Visit to the Royal Horticultural Society GardensWisley, Surrey (June 11, 1919)
- February 26, 2013
- Posted by HIPS
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Early in the morning of June 11 I took the train from London to Byfleet, a run of about 45 minutes. There I hired a bicycle and rode about four miles to Wisley. Here are the large trial and exhibition gardens of the Royal Horticultural Society. The place has been laid out with great skill into many different gardens. As one enters there is a wide gravel walk with rose beds on either side and climbing roses at the back, among which Paul’s Carmine Pillar and several others were already in bloom. Behind these are tall hedges. Behind the hedge on the left is a large field in the corner of which the iris trials were held in 1916 and 1917.
To the right of the roses the ground slopes away gradually. Near the entrance are greenhouses and futher along the path winds down to the big rock garden and also to the water garden where water lilies were already in bloom. Around these points and along the stream were great masses of selfsown natural hybrids of Iris sibirica x Iris sanguinea (syn. orientalis) and also some self-sown Iris Kaempferi. Beyond the water garden are more fields, one containing the oriental poppy trials, now ablaze with color and another one with peonies just beginning.
I had gone down particularly to see the irises and to compare the newer varieties with the Bliss seedlings that I had just been seeing. This was unfortunately rather difficult to do because the irises were here not at their best, the last hot days, combined with lack of care due to labor shortage, having finished most of the flowers. I did, however, see many good irises, and what was even more instructive, many bad ones; that is to say, old forms now entirely superseded. Among the good varieties noted were:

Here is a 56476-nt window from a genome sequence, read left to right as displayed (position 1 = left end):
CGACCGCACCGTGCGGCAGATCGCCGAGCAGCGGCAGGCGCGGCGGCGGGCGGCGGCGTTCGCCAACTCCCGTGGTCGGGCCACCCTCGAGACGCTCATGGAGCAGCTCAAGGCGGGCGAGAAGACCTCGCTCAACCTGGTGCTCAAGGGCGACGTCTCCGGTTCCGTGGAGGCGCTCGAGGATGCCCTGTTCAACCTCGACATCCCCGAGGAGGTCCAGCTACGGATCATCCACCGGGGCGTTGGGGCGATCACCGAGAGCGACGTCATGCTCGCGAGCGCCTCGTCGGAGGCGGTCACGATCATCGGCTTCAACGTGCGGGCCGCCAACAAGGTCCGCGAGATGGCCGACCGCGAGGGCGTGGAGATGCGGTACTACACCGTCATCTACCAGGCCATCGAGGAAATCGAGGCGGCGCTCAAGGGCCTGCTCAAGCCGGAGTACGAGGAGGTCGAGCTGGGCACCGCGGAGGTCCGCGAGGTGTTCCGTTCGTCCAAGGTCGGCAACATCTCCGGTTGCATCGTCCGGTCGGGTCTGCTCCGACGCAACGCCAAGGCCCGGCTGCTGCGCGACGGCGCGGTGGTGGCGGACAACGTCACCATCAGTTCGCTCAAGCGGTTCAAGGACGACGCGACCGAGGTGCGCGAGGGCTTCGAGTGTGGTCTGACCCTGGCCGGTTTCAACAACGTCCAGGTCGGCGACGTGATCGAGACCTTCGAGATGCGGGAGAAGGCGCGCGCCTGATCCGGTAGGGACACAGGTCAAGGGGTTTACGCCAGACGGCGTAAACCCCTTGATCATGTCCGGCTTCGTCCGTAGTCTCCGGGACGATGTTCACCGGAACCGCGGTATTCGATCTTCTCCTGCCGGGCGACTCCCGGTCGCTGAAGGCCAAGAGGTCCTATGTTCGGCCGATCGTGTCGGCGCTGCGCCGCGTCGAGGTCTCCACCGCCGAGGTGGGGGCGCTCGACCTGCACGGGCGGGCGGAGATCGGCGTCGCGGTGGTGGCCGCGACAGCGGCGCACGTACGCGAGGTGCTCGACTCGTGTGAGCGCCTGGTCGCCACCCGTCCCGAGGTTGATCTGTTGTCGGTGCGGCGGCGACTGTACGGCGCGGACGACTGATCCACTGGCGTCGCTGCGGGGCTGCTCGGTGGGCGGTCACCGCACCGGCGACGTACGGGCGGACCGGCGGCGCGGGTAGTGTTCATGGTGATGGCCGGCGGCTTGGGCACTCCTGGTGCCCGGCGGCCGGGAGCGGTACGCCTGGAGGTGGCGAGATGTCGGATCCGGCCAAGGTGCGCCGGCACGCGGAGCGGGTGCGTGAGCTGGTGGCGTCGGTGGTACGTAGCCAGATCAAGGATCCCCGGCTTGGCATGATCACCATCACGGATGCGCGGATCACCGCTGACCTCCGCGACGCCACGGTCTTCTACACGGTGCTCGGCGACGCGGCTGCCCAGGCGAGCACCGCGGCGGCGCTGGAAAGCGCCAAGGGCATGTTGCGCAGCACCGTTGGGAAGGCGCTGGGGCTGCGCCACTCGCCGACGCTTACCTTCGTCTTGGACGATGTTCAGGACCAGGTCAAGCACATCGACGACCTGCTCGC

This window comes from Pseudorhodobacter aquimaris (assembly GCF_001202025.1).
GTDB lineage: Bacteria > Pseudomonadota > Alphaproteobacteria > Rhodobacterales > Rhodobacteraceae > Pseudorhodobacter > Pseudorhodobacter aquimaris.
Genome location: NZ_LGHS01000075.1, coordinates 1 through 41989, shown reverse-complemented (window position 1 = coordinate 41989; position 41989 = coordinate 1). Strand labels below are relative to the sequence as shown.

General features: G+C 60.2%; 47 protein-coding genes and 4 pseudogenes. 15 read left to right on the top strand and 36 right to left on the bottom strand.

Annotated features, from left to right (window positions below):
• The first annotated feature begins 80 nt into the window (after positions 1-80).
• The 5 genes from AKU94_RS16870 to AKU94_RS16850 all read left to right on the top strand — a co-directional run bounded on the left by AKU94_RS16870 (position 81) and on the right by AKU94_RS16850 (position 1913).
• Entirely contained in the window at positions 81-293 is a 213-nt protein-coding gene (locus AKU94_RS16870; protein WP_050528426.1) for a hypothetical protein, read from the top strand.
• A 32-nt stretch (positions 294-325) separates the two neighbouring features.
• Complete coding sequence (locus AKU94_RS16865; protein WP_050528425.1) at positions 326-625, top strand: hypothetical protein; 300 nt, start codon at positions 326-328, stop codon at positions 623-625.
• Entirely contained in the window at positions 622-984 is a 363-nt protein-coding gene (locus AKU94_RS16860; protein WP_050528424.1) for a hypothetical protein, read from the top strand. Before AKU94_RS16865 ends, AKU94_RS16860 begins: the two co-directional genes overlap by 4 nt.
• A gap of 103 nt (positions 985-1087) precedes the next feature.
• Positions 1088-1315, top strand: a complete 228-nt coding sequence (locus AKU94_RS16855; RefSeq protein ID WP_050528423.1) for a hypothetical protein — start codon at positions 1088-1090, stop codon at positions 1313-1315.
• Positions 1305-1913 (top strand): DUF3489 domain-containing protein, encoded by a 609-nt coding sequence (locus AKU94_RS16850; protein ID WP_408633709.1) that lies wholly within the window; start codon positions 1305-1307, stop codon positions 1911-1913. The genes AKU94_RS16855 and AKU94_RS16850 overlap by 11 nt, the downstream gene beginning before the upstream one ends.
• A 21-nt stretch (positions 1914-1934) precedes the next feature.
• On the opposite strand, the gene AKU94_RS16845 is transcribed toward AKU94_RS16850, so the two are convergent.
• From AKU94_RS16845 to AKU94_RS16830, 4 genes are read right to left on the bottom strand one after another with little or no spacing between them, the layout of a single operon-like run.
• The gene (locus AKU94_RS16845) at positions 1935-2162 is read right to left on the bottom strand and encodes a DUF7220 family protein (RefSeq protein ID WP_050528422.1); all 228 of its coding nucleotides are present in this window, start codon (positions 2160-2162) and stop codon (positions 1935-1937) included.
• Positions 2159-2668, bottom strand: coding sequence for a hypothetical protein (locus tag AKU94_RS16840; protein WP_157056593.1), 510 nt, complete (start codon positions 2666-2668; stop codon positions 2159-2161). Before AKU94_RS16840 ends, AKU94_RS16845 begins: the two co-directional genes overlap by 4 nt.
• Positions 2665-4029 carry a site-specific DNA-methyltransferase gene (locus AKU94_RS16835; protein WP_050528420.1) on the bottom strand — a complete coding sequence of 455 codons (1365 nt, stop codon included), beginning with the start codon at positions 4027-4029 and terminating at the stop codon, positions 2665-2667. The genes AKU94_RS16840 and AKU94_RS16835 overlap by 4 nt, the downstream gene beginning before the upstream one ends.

Odoratissima, an old and common, but good form of pallida; Peter Hanson, a larger lighter Tineae; Sincerity (Yeld) a darker Dalmarius; Rhoda, pinker Dalmarius; Florence Wells, more purple than Sincerity, and more blue than Caprice.
Aurea, in splendid form; Iris King.
Rhein Nixe and Thorbecke the only good ones.
Mme. Denis; Mme. Boullet.
Empress Victoria and Patience, of Perfection type; Oporto, a self purple.
W. Robins, a less red Jacquiniana; Beatrice, a Lady Jane type; Alcazar, very fine.
There were, of course, several other very good and well-known standard varieties along with these.
What interested me even more than the good varieties was the number of old timers, many of which are not in American commerce, and which are, to judge by what I saw here, entirely outclassed, and which are therefore not desirable for ordinary planting but only for historical or sentimental reasons. Among these were:
Kitty Reuthe; Comte Horace de Paris; Walner; Queen Mary (of Barr, not of Perry).
Foster’s Yellow; Harold; Robert Burns; Sans Souci.
Due de Nemours; Duchesse de Nemours.
Sapho; Virginie; John Bull; Argent; Chancellor; Mary Reuthe; Queen of the Dell.
Vincent; Hugh Bock; Colesie; Howi; and many, many more.
I hope that these poor sorts will continue to be grown at Wisley among the good forms, as an object lesson to all visitors, for such collections are of the greatest educational value.